For nearly 7 years, since I moved to Norfolk from London, I have occasionally walked past an old busker in King’s Lynn who causes my mind some dysfunction. He is grey. Grey in the same way my father described his post-war childhood. Damp clothes, shoe holes patched with cardboard, never warm, and always hungry. The busker’s voice is inaudible, his guitar is broken and stringless, his dance looks like a cruel and relentless poke with a stick.
My internal scenario machine has concocted him a few tragedies, and some good times. Although, his present appearance is like a Portrait of Dorian Grey. If he and Alex Turner of The Arctic Monkeys ever met I would not be surprised if they annihilated each other in an explosion of high energy photons. Leaving nothing but the remnants of his guitar remnants. BTW, That last sentence was not incorrect; I did actually mean remnants of remnants.
I do often fixate on his guitar; being a guitar player myself. When I first saw him, his guitar was all in one piece and had at least four strings on it. Now, it looks like a faded picture of a guitar. It is 2D. Totally deconstructed and broken. He clamps it to his chest in a way that suggests a dysmorphic Tommy gun. I have seen him holding all the pieces of a guitar throughout the years. Turning from a close-knit family, to friendly neighbours, to lamented ghosts. Could this be a representation of his life? Or, an allegory of ours?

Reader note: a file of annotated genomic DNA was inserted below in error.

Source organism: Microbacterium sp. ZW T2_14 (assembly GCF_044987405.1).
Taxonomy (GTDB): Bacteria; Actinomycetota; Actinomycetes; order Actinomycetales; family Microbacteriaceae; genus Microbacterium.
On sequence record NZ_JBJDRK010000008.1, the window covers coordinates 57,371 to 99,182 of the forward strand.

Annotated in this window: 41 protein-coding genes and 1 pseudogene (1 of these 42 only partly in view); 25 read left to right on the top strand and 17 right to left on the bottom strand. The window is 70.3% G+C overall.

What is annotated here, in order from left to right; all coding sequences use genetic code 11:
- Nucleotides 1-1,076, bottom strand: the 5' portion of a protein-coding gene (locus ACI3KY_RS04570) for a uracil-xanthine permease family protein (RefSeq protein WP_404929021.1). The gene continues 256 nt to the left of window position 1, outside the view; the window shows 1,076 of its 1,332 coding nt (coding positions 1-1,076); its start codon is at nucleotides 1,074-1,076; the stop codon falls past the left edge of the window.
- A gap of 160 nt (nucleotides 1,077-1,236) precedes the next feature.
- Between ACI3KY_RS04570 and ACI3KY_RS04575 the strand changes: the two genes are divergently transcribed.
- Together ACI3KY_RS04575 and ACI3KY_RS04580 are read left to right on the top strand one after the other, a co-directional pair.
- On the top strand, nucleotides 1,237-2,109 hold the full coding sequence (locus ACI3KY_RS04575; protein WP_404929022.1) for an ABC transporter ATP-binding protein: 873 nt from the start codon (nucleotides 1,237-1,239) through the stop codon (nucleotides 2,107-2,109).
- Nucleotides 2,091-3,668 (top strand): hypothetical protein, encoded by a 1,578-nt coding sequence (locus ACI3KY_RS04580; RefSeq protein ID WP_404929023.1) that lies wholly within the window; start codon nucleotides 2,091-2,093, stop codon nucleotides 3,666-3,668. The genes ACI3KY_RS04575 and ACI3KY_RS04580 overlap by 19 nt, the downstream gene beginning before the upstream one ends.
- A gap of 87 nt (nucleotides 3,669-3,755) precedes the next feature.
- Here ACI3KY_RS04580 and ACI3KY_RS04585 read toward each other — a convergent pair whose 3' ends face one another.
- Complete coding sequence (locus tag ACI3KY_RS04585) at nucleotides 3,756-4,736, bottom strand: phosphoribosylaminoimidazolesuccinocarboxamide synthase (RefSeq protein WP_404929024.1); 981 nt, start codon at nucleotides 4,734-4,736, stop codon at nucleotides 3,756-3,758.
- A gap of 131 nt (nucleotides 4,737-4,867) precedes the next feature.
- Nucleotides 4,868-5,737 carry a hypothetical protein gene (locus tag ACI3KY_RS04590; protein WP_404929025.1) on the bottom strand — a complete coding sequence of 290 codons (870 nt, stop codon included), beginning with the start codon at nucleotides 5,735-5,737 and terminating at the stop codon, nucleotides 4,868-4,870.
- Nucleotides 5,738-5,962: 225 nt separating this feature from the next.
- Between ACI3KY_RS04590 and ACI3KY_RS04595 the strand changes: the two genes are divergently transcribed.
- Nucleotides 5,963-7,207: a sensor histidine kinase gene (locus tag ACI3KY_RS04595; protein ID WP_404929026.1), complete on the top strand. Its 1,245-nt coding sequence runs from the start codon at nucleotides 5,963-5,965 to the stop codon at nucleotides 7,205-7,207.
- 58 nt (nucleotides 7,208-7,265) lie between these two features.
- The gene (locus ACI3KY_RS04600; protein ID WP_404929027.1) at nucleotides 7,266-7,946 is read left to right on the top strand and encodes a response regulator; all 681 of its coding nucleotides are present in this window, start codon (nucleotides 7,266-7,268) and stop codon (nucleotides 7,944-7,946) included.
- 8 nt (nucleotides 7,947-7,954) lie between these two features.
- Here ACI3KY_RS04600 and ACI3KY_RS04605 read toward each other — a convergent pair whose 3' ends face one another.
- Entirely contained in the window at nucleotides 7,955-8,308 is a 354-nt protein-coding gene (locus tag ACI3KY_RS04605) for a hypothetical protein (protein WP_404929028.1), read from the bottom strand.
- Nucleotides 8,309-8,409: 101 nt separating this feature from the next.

The information I have encountered about him suggests a life of apparent parody. The locals know him as Juggling Jim, though his given name is Tony. The Juggling Jim act was one of a juggler who could not juggle. He still has the skittles nearby, but no longer uses them. I wonder if Tony’s busker is following the same premise of ineptitude and impotence as his hearsay juggler. I could be reading too much into it. Is he the performance artist with the thought provoking plan? Is he the inflated sense of achievement for middle class shoppers? Is he the threat of capitalist failure? Is he the nutmeg of capitalist success? Or is he the old man in need of your pennies? I don’t know.
Regardless, the tourist board acknowledges him a curio worth visiting. Is he on the council payroll? I am inclined to give him a fiver, though giving him a functioning guitar may prove more constructive for my subjective musings.
Brian: Who cured you?
Ex-Leper: Jesus did, sir. I was hopping along, minding my own business, all of a sudden, up he comes, cures me! One minute I’m a leper with a trade, next minute my livelihood’s gone. Not so much as a by-your-leave! “You’re cured, mate.” Bloody do-gooder.